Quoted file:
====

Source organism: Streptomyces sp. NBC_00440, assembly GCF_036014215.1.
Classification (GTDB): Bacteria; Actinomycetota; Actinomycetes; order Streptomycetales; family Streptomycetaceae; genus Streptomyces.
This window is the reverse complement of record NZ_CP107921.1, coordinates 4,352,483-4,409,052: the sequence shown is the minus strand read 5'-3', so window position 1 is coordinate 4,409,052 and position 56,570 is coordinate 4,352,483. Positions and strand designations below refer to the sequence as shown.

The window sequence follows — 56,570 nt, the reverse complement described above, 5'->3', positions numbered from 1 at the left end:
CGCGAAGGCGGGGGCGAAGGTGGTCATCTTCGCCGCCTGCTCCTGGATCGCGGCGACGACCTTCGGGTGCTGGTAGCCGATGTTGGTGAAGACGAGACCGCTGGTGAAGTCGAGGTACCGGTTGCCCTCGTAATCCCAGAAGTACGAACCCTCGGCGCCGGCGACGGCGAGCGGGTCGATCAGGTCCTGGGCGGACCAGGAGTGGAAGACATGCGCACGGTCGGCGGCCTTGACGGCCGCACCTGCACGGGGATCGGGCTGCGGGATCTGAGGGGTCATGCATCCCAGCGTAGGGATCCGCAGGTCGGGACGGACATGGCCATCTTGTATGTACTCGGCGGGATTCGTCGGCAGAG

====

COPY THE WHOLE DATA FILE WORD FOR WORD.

Source organism: Streptomyces sp. NBC_00440, assembly GCF_036014215.1.
Classification (GTDB): Bacteria; Actinomycetota; Actinomycetes; order Streptomycetales; family Streptomycetaceae; genus Streptomyces.
This window is the reverse complement of record NZ_CP107921.1, coordinates 4,352,483-4,409,052: the sequence shown is the minus strand read 5'-3', so window position 1 is coordinate 4,409,052 and position 56,570 is coordinate 4,352,483. Positions and strand designations below refer to the sequence as shown.

The window sequence follows — 56,570 nt, the reverse complement described above, 5'->3', positions numbered from 1 at the left end:
CGCGAAGGCGGGGGCGAAGGTGGTCATCTTCGCCGCCTGCTCCTGGATCGCGGCGACGACCTTCGGGTGCTGGTAGCCGATGTTGGTGAAGACGAGACCGCTGGTGAAGTCGAGGTACCGGTTGCCCTCGTAATCCCAGAAGTACGAACCCTCGGCGCCGGCGACGGCGAGCGGGTCGATCAGGTCCTGGGCGGACCAGGAGTGGAAGACATGCGCACGGTCGGCGGCCTTGACGGCCGCACCTGCACGGGGATCGGGCTGCGGGATCTGAGGGGTCATGCATCCCAGCGTAGGGATCCGCAGGTCGGGACGGACATGGCCATCTTGTATGTACTCGGCGGGATTCGTCGGCAGAG